‘Twin’ denotes both union and separation, joining and parting. In Middle English ‘to twin’ something meant to split or divide it. ‘Twin’ was also used to describe joining, juxtaposing or combining into one. I have photographed and interviewed fifty-three sets of twins over four years (between 2004 and 2009).
The appearance of the twins and the communication between the twin pairs were the initial points of interest in this project. I searched for the differences so I could always tell each apart and call each person by his or her correct name. Do twins communicate more frequently, do they have more extra sensory communication between each other than other siblings or partnered couples, or are they just as close as other siblings?
Twins are defined as two offspring born simultaneously. Twins can be either monozygotic or dizygotic. Monozygotic (MZ) twins are identical and share 100 per cent of their DNA. Dizygotic (DZ) twins are fraternal and only share about 50 per cent of their DNA. Monozygotic twins can be conjoined or separate and form when one embryo splits into two separate embryos.
As well as identical (monozygotic) and fraternal (dizygotic) twins, there are also identical mirror twins. Mirroring in MZ twins is not merely a superficial phenomenon, but a reflection of a biological polarisation. Biological polarisation in this context is a descriptive term emphasising the role of biological (physiological, biochemical or even genetic) versus psychological or environmental factors causing not only mirror body image but opposite tendencies in the development of personality, professional and sex orientation and, most importantly, the opposite presentation of pathology. I have three sets of mirror twins in my study.
As far as I know, the survey does not include any semi-identical twins. An example of semi-identical twins is a pair who are identical through their mother’s side but share only half their genes on their father’s side. They are the result of two sperm cells fusing with a single egg. The discovery of this way for twins to form is probably too recent for any of the twins included here to have been tested for this possibility.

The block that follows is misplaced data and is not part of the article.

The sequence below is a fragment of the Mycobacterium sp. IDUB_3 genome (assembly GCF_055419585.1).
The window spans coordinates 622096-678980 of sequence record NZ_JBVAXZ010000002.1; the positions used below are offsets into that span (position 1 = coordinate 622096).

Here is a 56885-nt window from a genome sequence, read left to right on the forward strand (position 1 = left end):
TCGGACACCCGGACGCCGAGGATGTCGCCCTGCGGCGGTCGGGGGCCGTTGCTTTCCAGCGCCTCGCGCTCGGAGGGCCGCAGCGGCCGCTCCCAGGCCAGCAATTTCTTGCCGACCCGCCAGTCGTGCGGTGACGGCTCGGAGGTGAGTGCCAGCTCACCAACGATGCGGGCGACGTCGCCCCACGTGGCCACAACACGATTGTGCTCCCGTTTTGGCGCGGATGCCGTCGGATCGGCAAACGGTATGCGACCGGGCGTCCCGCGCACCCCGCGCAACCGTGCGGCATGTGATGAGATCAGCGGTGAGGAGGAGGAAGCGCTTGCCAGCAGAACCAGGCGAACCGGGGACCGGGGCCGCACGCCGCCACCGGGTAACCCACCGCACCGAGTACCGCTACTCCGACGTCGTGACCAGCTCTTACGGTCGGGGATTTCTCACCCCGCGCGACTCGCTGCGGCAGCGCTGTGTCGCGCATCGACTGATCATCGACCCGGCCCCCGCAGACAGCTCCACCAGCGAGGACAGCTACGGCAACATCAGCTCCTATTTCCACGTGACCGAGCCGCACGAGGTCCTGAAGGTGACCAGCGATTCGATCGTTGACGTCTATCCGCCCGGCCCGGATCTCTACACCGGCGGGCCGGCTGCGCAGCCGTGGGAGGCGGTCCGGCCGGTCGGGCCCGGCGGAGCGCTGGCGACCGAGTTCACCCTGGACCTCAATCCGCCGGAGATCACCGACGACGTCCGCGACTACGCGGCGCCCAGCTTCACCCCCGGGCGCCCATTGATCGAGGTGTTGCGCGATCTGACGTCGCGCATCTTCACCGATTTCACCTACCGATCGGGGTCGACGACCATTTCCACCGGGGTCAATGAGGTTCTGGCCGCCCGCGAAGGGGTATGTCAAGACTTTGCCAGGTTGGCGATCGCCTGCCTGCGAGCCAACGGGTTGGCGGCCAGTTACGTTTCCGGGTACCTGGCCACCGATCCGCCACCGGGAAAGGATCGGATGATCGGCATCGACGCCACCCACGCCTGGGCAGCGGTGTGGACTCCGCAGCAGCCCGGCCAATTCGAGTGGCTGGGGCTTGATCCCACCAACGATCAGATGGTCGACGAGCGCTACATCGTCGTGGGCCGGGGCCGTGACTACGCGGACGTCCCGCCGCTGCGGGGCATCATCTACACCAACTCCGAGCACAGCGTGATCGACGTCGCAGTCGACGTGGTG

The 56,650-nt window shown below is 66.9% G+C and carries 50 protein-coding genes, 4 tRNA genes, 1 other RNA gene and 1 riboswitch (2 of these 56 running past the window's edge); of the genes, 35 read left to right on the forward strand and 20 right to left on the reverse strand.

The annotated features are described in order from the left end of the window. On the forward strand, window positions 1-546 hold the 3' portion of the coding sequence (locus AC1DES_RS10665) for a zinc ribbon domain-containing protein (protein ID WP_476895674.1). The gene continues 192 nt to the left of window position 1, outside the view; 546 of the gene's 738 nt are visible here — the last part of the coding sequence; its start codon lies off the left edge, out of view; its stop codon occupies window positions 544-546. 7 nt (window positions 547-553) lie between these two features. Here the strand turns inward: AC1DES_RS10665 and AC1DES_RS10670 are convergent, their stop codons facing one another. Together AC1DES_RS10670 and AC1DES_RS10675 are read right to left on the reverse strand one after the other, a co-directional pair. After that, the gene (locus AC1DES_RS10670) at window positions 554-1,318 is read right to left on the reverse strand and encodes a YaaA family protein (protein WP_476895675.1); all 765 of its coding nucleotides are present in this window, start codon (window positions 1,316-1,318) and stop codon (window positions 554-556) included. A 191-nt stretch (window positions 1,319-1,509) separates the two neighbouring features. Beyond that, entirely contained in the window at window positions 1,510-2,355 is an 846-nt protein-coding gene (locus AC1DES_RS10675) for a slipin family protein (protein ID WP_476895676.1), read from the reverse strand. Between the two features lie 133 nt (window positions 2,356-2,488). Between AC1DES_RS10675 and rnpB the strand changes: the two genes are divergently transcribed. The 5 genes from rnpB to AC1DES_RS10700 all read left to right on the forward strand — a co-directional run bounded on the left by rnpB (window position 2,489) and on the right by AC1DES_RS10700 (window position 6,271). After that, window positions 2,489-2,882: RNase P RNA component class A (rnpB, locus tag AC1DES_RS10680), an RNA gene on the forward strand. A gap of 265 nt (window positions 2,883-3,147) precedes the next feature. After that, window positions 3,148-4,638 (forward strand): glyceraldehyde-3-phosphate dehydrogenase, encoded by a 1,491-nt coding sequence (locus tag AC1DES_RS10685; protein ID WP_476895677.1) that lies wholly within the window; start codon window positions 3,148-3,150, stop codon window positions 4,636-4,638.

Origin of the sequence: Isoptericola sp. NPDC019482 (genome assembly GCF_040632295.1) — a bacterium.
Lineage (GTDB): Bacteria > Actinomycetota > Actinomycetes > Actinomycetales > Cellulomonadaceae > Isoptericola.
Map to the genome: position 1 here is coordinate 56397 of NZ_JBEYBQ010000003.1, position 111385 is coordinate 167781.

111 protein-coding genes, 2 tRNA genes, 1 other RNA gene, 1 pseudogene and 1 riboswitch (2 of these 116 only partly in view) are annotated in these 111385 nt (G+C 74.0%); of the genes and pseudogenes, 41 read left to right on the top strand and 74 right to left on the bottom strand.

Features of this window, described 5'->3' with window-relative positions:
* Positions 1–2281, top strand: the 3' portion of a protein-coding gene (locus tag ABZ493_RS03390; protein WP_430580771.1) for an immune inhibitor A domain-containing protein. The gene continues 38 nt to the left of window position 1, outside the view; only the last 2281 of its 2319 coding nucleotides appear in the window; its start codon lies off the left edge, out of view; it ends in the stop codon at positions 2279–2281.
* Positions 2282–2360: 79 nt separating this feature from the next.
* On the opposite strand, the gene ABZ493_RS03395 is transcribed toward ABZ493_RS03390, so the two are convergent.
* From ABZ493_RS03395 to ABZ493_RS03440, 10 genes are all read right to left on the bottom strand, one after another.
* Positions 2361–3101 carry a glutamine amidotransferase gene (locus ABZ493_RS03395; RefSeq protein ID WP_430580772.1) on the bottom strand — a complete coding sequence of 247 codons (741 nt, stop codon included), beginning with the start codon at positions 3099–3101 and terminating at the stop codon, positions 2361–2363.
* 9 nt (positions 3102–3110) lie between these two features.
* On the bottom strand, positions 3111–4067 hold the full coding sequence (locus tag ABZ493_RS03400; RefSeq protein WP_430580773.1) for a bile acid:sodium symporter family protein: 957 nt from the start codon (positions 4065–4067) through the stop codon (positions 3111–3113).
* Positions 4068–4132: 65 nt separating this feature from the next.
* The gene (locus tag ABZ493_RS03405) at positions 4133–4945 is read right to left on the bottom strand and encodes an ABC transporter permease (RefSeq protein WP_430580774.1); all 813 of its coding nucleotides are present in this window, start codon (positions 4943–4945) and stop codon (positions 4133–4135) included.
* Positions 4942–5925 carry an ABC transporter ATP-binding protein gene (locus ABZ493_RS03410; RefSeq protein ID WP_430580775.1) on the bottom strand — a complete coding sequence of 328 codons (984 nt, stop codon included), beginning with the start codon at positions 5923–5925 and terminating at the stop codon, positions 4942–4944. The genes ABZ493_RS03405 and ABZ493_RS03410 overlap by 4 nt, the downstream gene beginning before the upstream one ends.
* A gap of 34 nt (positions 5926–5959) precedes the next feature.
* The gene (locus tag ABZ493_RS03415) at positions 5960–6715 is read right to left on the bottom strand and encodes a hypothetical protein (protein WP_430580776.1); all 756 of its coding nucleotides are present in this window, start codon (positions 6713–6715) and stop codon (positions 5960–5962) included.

This paper includes chapters examining the biology and the representation of twins. I also examine the mythology surrounding twins and use psychoanalytic theory as a way of understanding the idea of the double. Double Take also looks at the theory of the double, of simulacra.
The terms ‘copy’ and ‘model’ bind us to the world of representation and objective (re) production. A copy, no matter how many times removed or whether authentic or fake, is defined by the presence or absence of internal, essential relations of resemblance to a model. The simulacrum, on the other hand, bears only an external and deceptive resemblance to a putative model. The process of its production, its inner dynamism, is entirely different from that of its supposed model; its resemblance to it is merely a surface effect, an illusion. The double has become an inescapable element of modernity and, for others, its very definition. I look at the stories of individual twins to see what makes them different, what defines each individual twin. I found a fascinating microcosm of life in my study on twins and the meaning of the double.

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Image detail: Gary Ramage